European carriers collectively had a strong year in 2007 but the region's airlines are now facing an uphill struggle against slowing demand, rising fuel costs and economic slowdown

Europe's airlines did not have long to bask in the glory of an outstanding set of full-year results in 2007, as the realisation quickly dawned that this year's figures will be a different story entirely. The global credit crunch, economic slowdown and record high oil prices have combined to paint a bleak picture for 2008 and beyond, and it is clear that those European carriers that do not have the benefit of strong balance sheets will be the first to feel the pain.

This year's rankings shows that European carriers in the Airline Business top 150 collectively posted a $6.4 billion net profit and an operating profit of $8.8 billion in 2007, on revenues which soared 18.8% to $168.7 billion. This compares with a 2006 net profit of $4 billion and an operating profit of $5.1 billion.

Three European carriers made it into this year's top 10 airlines ranked by revenue, with Air France-KLM maintaining its position at number one. Lufthansa once again came in at number two, while British Airways stayed at number eight. In total, 32 European carriers featured in this year's top 100 list.

David Henderson, manager information at the Association of European Airlines, says 2007 was "the best year ever for AEA profitability", with member airlines posting a combined profit of €4.2 billion ($6.6 billion). "This was largely driven by an increase in load factors. Demand continued to be quite high and we saw load factors increase for the fourth year running."

Winners and Losers

Henderson also points out that "there were winners and losers among our members and it is no secret that the biggest players drove [the profitability]", with British Airways, Lufthansa and Air France-KLM all posting "strong figures".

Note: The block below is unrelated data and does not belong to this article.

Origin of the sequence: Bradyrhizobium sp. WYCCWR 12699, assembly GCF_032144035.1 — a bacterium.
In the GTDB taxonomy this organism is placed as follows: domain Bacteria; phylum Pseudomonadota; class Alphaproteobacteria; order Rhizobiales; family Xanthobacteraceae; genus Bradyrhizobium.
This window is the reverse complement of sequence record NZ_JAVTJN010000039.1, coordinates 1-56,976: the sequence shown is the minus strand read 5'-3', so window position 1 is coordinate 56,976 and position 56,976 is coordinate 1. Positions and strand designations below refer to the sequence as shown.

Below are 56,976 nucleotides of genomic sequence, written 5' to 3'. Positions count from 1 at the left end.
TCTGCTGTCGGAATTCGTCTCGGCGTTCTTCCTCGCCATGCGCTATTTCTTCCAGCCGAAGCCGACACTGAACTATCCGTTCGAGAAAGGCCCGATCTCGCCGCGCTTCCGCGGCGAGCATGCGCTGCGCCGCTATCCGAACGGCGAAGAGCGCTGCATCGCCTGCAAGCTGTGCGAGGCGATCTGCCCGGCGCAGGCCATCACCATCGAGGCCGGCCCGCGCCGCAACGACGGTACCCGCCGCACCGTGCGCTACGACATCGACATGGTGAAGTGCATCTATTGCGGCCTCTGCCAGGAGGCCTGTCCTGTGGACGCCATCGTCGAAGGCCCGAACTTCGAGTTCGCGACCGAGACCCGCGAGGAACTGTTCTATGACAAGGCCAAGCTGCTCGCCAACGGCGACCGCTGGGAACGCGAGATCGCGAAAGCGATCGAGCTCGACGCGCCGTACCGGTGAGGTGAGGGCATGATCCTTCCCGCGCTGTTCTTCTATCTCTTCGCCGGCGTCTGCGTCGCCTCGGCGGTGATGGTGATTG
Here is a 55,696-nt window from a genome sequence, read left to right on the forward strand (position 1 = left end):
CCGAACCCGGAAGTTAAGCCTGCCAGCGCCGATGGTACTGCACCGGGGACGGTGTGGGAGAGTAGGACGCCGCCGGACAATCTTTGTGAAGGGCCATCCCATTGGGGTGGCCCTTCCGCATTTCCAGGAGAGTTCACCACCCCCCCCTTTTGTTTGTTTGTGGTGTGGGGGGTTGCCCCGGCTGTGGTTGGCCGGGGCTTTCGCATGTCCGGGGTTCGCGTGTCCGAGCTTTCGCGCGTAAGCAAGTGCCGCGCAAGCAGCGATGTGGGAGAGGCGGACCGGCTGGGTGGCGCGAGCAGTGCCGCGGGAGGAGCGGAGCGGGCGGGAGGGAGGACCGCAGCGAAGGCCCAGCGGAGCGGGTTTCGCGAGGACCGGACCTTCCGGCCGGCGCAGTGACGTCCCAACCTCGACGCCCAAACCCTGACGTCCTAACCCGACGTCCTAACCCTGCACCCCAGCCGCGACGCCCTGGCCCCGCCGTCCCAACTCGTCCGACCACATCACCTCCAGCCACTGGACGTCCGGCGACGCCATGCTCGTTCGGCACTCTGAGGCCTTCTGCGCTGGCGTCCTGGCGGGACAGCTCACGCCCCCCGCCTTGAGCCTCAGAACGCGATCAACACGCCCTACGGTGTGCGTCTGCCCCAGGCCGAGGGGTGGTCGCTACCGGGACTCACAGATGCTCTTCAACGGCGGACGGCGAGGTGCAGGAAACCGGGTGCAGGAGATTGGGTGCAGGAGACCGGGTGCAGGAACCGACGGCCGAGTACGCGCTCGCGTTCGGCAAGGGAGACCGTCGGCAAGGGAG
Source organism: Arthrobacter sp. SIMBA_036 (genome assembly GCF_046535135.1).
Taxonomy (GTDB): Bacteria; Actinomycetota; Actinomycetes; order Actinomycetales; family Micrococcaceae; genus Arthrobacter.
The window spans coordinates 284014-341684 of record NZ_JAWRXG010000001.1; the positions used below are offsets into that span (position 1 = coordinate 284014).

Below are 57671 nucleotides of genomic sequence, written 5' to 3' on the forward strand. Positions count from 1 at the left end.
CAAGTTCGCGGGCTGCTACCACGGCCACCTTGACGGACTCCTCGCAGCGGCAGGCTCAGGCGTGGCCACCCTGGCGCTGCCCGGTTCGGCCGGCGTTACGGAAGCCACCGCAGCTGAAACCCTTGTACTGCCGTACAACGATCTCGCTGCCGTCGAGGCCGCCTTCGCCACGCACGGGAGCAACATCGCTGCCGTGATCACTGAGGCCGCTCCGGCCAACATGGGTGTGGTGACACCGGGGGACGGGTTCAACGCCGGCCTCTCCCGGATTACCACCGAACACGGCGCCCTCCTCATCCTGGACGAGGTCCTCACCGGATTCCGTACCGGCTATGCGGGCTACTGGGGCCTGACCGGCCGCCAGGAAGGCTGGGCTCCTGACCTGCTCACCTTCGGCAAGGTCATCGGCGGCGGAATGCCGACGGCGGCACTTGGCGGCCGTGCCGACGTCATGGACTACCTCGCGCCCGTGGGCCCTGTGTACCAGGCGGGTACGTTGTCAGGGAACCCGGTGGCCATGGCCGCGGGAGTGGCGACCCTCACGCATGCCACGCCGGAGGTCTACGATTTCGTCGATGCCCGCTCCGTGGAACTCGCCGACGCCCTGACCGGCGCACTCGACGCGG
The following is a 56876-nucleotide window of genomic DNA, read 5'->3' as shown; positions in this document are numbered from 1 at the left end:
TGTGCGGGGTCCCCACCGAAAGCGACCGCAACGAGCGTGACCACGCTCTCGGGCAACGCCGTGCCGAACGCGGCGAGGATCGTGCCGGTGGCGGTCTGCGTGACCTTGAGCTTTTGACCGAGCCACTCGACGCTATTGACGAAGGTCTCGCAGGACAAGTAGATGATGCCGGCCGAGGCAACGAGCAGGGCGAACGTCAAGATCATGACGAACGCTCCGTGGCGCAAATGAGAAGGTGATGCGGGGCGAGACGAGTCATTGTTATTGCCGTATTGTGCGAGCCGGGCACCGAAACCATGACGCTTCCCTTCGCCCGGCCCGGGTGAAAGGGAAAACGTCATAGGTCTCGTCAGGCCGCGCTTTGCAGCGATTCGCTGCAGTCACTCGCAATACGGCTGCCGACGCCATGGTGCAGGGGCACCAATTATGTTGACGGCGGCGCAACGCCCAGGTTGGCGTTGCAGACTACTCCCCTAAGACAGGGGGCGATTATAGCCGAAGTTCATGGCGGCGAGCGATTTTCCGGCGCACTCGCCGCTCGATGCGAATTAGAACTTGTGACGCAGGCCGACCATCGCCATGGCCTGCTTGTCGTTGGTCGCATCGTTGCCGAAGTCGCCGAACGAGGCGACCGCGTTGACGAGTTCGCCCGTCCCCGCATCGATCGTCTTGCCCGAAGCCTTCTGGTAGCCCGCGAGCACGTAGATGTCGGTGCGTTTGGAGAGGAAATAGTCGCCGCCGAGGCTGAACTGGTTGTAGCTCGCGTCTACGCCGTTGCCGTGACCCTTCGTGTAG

However, he quickly adds: "Unfortunately 2007 is history and it became history very quickly. The beginning of 2008 saw distinct signs of demand weakening. We've seen load factors falling this year, which is bad news, but beyond that we've seen all kinds of ­worrying developments, the most obvious of which is the fuel price. Also, public awareness of inflation has grown - the passenger has less money in his pocket and he has become aware that there's less money in his pocket, and this will have an impact."

The AEA is predicting a reduction in profitability for its members for 2008 to "about half the level of last year, but with an uncertainty level of about €500 million either way", says Henderson. The combined result of member airlines will stay in the black this year, he adds, but there is much less certainty about 2009.

"The outlook is a lot less rosy this year, but it probably could be worse because most of the big European players have fuel hedging in place. But there is a time horizon and we will see a real hit to our bottom line next year," he predicts.

Stefano Sala
 "There is a huge wave of consolidation coming - the real question is who's going to buy whom"
Stefano sala
Partner, Oliver Wyman

Stefano Sala, a partner at London-based consultancy Oliver Wyman, says airline managers who have become accustomed to running carriers in a growth period will need to adjust to a completely new scenario going forward. "With few exceptions, most European carriers had a fantastic run in the years up to 2007, thanks to very strong demand," says Sala. "Many C-level airline managers became chief executives and chairmen in this period and only have experience of managing in a growth environment.

"Now airlines are facing the double-whammy of slowing down demand and growing costs. It will be a new challenge for the management to act in a downturn environment like the one facing them today."

In the coming months Sala expects there to be consolidation and competition for scarce funding between European airlines. "In 2008 there will be a high number of companies looking for cash, but the credit crunch has left little money in the pot - and even less appetite for aviation transactions in the ­financial community," he says.

"So the attention is again on those airlines with a strong balance sheet. There is a huge wave of consolidation coming - the real ­question is who's going to buy whom and who's going to be left out?"

Henderson says the individual full-year results for AEA member airlines in 2007 "range from not too bad to pretty terrible", but each carrier's results will take a step down in 2008: "Some airlines last year were comfortably profitable, some were marginally profitable, some were at breakeven and some were loss-making. But everybody will move down one rung on the ladder."



Source: Airline Business